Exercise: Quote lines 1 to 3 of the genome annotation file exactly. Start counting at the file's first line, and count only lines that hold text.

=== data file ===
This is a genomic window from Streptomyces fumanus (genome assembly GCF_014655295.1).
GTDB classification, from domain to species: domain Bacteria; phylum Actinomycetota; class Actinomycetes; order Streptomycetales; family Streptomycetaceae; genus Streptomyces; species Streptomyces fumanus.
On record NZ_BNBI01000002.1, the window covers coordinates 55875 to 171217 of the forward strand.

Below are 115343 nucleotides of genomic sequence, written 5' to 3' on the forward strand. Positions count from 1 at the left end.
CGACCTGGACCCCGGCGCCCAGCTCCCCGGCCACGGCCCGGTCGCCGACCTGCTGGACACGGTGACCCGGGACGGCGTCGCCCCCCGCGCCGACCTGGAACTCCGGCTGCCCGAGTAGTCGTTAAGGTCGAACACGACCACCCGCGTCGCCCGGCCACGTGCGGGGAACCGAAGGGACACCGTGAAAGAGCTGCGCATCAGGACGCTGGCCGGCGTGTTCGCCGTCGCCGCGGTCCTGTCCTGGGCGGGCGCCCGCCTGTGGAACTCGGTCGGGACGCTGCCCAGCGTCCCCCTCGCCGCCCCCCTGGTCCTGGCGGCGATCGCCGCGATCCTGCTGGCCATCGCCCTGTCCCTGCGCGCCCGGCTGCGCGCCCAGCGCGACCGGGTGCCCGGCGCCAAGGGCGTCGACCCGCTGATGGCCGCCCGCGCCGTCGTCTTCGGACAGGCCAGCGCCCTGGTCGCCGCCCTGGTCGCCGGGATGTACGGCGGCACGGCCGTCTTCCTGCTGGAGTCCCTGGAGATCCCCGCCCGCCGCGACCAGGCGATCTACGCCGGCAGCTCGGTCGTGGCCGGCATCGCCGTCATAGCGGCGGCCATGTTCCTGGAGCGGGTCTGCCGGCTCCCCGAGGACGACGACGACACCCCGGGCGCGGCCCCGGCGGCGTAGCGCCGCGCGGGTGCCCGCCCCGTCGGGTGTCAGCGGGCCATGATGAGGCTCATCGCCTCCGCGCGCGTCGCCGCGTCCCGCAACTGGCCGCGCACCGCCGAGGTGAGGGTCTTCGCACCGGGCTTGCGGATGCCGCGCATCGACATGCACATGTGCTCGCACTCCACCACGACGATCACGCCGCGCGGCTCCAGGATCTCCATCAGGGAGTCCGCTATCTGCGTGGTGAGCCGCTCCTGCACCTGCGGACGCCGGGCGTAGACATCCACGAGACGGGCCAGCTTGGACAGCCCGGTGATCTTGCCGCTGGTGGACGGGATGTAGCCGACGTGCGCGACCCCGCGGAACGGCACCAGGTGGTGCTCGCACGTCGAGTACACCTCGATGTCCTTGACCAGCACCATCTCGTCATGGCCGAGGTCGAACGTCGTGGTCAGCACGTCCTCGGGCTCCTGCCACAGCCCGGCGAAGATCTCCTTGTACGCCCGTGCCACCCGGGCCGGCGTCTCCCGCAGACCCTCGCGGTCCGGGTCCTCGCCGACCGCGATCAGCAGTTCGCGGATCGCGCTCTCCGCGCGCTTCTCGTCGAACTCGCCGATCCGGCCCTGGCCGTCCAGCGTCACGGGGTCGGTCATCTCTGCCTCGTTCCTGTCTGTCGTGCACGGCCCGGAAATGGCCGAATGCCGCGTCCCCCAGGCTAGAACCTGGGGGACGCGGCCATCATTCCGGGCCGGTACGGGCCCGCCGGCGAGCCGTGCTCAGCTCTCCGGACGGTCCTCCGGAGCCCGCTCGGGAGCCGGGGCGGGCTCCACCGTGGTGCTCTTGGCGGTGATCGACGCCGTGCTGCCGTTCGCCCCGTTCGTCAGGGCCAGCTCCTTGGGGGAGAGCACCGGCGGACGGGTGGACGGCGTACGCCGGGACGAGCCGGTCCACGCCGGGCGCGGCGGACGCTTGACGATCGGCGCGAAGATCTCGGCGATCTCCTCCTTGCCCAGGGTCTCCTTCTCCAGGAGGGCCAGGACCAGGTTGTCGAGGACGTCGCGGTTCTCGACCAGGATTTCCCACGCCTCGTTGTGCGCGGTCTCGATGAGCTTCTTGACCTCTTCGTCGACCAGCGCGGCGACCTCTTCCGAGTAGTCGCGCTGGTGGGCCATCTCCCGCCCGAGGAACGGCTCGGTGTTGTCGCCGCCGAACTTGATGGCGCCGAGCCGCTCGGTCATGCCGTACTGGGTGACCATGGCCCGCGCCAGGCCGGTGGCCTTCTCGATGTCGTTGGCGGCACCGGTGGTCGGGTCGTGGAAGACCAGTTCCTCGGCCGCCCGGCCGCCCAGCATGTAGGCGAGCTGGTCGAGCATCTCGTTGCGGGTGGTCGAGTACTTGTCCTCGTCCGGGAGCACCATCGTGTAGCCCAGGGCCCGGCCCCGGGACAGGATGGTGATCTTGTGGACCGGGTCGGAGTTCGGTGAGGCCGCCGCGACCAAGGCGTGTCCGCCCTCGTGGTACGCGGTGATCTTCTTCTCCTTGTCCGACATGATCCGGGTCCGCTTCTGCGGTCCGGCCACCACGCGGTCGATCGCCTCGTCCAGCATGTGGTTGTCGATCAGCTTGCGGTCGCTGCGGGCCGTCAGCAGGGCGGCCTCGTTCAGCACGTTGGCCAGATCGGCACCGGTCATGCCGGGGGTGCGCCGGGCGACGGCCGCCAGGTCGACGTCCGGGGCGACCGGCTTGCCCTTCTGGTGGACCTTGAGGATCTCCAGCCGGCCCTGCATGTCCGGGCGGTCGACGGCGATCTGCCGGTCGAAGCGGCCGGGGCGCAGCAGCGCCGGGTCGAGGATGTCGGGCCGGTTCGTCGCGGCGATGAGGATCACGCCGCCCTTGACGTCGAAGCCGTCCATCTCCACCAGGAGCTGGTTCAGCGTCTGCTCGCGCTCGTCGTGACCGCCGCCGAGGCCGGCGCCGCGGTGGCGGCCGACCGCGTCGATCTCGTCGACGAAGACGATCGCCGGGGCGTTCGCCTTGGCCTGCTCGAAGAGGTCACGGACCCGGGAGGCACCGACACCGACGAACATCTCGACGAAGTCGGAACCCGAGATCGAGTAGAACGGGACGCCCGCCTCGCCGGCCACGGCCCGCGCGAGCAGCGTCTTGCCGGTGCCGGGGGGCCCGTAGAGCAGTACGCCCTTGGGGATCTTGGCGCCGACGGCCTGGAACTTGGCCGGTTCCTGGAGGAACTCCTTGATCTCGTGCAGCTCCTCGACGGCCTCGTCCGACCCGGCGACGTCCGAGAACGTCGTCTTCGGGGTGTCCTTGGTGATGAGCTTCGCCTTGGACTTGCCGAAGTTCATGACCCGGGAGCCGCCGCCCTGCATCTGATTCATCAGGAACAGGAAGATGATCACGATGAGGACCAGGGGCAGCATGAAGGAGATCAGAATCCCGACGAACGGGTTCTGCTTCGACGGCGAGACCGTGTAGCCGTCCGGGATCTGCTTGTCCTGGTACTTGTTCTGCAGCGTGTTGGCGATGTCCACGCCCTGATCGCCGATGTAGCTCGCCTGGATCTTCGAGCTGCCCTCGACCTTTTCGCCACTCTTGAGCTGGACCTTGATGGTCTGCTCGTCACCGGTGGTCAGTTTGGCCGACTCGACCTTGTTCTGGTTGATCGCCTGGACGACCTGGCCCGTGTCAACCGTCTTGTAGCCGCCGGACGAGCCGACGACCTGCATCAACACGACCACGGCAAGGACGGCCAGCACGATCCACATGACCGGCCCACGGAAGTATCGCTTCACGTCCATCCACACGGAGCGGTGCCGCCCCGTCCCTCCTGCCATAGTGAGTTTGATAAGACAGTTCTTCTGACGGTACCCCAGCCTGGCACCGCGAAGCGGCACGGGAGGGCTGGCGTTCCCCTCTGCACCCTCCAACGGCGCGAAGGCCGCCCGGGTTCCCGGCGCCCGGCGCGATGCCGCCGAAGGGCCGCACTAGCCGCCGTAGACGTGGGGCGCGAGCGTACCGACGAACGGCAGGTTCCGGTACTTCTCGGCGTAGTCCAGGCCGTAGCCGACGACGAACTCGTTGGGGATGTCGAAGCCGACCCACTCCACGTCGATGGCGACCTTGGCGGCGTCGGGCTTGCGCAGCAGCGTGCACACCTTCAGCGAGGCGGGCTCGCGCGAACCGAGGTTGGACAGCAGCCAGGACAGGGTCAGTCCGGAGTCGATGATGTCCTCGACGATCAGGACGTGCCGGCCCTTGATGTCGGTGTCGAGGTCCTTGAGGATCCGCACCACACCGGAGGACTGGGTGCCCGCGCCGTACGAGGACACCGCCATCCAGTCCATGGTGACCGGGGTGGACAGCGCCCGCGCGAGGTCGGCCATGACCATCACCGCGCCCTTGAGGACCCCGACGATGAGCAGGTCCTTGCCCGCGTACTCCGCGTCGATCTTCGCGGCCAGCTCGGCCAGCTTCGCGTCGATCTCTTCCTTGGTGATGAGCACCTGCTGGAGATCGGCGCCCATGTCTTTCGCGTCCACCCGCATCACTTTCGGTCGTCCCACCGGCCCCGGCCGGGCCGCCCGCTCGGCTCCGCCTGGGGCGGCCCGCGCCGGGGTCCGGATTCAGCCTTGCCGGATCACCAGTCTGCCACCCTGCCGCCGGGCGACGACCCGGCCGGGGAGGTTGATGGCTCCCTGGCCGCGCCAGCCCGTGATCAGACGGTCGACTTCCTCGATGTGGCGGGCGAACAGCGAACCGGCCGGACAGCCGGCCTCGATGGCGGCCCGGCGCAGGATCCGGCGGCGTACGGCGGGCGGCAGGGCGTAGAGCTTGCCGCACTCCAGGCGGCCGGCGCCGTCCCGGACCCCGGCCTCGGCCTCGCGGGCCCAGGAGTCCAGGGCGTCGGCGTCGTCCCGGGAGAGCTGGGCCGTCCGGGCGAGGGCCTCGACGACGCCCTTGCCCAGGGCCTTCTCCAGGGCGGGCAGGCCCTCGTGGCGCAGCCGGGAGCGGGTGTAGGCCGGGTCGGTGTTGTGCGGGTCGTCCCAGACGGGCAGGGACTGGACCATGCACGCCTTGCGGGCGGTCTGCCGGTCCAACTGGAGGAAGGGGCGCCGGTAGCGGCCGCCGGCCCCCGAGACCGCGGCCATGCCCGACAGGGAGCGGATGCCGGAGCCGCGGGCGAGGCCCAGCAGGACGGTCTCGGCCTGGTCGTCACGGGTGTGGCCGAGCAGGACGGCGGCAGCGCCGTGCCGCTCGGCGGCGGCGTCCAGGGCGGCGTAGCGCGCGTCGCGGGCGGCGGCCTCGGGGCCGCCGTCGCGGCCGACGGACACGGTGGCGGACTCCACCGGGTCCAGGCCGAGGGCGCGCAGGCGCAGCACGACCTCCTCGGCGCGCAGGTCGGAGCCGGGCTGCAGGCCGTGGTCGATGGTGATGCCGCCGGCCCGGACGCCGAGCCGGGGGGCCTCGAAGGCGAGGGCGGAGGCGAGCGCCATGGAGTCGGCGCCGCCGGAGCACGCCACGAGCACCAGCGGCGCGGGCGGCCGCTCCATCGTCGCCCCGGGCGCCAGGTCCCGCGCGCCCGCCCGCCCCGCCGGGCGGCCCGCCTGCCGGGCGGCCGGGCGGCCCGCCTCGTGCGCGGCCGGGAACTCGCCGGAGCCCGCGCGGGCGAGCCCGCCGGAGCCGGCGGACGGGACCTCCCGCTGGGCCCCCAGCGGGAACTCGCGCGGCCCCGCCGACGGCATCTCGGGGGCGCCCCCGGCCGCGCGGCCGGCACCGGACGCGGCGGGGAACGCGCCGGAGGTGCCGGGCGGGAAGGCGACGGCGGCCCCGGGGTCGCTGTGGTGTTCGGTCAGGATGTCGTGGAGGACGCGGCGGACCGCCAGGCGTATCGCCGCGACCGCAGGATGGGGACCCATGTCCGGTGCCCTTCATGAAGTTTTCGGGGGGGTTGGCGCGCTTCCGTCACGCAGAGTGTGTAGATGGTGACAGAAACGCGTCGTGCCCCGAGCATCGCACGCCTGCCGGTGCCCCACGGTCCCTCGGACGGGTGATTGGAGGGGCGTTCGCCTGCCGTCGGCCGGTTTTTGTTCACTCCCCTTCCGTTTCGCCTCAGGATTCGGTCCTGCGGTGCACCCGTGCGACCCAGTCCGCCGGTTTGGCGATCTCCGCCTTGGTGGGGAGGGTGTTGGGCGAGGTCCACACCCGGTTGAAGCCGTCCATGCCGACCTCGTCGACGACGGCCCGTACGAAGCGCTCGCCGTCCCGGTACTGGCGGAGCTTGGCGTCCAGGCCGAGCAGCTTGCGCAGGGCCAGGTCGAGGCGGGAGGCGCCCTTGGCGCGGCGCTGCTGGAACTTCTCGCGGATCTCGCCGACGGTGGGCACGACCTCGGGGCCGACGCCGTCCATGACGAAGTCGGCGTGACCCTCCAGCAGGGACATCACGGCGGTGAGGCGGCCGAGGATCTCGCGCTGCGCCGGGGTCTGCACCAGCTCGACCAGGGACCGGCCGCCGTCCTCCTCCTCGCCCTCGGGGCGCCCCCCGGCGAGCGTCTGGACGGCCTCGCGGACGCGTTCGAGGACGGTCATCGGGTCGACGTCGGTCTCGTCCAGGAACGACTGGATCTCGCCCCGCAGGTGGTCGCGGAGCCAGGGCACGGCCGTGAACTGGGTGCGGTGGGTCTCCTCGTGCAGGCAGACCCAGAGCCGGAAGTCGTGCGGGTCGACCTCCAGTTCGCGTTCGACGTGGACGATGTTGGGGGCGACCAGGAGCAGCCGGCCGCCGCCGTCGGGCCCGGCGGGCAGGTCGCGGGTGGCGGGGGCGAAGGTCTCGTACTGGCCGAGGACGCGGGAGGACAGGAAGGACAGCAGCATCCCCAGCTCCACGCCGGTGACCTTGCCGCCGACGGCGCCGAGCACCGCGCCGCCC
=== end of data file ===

This is a genomic window from Streptomyces fumanus (genome assembly GCF_014655295.1).
GTDB classification, from domain to species: domain Bacteria; phylum Actinomycetota; class Actinomycetes; order Streptomycetales; family Streptomycetaceae; genus Streptomyces; species Streptomyces fumanus.
On record NZ_BNBI01000002.1, the window covers coordinates 55875 to 171217 of the forward strand.